Google's other services are not innocuous either. Gmail, in return for free access to a large amount of server space, scans every e-mail and provides targeted advertisements based on the words within them.
If logged in, the account created to use Gmail carries over to use of Froogle or Google Scholar, linking academic and consumer searches with a unique user regardless of the computer used. To complete the profile, Google also offers orkut, a social networking site where registrants may post pictures, interests, and other personal information.
The extent to which leakage between Google's services exists and whether it leads to profiles is impossible to know -- the services may be totally discrete, there might not be any profiling. It is also possible to view even Gmail's AdWords service as anti-discriminatory.
Rather than aiming advertisements on the basis of presumed demographic knowledge and the attendant stereotypes, AdWords targets wholly (and automatically) on the presence of words in an e-mail -- no matter who the sender or recipient may be.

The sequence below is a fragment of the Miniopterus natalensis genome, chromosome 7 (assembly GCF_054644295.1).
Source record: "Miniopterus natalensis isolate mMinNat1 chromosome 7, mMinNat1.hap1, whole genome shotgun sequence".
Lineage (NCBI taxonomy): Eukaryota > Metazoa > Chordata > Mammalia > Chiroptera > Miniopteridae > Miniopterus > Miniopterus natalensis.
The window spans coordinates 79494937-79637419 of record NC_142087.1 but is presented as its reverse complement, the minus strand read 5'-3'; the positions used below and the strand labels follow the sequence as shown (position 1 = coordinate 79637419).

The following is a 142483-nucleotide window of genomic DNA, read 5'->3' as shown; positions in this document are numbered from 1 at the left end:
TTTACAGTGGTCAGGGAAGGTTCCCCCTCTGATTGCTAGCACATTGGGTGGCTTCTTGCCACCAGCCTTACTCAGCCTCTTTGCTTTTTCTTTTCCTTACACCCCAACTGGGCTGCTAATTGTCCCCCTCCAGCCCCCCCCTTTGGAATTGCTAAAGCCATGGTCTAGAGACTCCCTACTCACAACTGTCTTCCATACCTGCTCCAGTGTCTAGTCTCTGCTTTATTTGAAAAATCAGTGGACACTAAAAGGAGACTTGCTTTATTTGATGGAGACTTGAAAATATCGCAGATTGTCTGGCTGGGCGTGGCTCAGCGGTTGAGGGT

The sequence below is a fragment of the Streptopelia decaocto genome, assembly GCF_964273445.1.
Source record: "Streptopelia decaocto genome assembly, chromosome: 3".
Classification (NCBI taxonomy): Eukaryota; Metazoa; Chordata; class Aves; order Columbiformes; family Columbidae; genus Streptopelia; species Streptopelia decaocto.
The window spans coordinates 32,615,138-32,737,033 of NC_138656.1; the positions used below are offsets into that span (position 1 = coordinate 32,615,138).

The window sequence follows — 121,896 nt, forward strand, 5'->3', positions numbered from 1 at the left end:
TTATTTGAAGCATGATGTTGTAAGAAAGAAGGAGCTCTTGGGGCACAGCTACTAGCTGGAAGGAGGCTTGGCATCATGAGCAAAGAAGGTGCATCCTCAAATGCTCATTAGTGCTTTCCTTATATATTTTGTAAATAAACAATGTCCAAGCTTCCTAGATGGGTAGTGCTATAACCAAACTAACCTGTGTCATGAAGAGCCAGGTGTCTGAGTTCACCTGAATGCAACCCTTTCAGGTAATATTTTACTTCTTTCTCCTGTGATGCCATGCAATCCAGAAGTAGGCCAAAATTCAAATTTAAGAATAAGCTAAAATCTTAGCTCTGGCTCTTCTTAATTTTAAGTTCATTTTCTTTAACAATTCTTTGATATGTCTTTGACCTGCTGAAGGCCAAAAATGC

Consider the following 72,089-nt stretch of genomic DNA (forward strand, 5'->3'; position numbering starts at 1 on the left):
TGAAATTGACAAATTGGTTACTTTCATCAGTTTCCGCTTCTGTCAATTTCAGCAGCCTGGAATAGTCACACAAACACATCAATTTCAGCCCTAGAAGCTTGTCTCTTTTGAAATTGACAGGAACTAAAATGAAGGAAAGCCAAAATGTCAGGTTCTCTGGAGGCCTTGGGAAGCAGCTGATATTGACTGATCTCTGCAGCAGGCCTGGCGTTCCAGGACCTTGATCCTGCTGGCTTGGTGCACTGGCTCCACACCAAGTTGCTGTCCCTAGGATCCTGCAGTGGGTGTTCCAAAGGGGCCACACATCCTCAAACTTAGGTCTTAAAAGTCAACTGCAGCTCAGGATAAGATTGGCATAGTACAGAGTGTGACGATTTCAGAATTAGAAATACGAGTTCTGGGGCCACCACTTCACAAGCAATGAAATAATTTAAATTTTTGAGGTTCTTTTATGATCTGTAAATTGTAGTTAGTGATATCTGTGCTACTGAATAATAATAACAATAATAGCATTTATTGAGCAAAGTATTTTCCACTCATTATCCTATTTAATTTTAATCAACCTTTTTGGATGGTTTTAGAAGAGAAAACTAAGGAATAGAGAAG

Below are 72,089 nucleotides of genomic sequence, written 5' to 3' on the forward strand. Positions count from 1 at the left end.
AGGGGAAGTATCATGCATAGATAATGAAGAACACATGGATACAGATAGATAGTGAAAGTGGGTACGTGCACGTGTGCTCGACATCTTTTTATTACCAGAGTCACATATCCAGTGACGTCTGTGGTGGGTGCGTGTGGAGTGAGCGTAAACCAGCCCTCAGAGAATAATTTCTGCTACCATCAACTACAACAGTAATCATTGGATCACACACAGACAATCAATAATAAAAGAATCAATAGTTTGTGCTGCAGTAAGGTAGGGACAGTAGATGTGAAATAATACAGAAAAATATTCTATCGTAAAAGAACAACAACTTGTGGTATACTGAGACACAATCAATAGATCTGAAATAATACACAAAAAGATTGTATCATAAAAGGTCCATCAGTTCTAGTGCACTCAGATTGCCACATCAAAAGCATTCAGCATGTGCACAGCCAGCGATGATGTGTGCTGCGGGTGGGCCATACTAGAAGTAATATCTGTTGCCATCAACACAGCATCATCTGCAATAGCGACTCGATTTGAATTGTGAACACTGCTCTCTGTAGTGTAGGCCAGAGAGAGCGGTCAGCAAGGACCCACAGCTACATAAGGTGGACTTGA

Even if Google were entirely beneficent, it is also conceivable to imagine a security breach similar to the recent incident involving Equifax (7. source: Carly Suppa, 2004. "Credit agency reports security breach," Computerworld, at http://www.computerworld.com/securitytopics/security/story/0,10801,91319,00.html).
Another feasible outcome is the (unintended) political balkanizing described by Sunstein that may develop through use of personalized, intelligent Google (now in beta). Either way, discourse evaluating the changing information landscape and Google's prominent role within it is necessary.
Photo credit: Leah-Anne Thompson
Trust is a concept that is fundamental and disparate, intuitive and indescribable. Though utterly intangible, some parameters bounding trust can be established. First, the interaction must be voluntary and choice must exist (source: Deutsch, 1962).
Second, trust is only relevant to the extent that uncertainty about the interaction exists. These guidelines excluded instances in which the relationship between actors may be skewed such that fear or faith fills the role of trust.
The decision to participate in some sort of exchange may be the result of painstaking consideration or an unconscious heuristic, but either way the resulting presence of trust provides the framework for the interaction to proceed.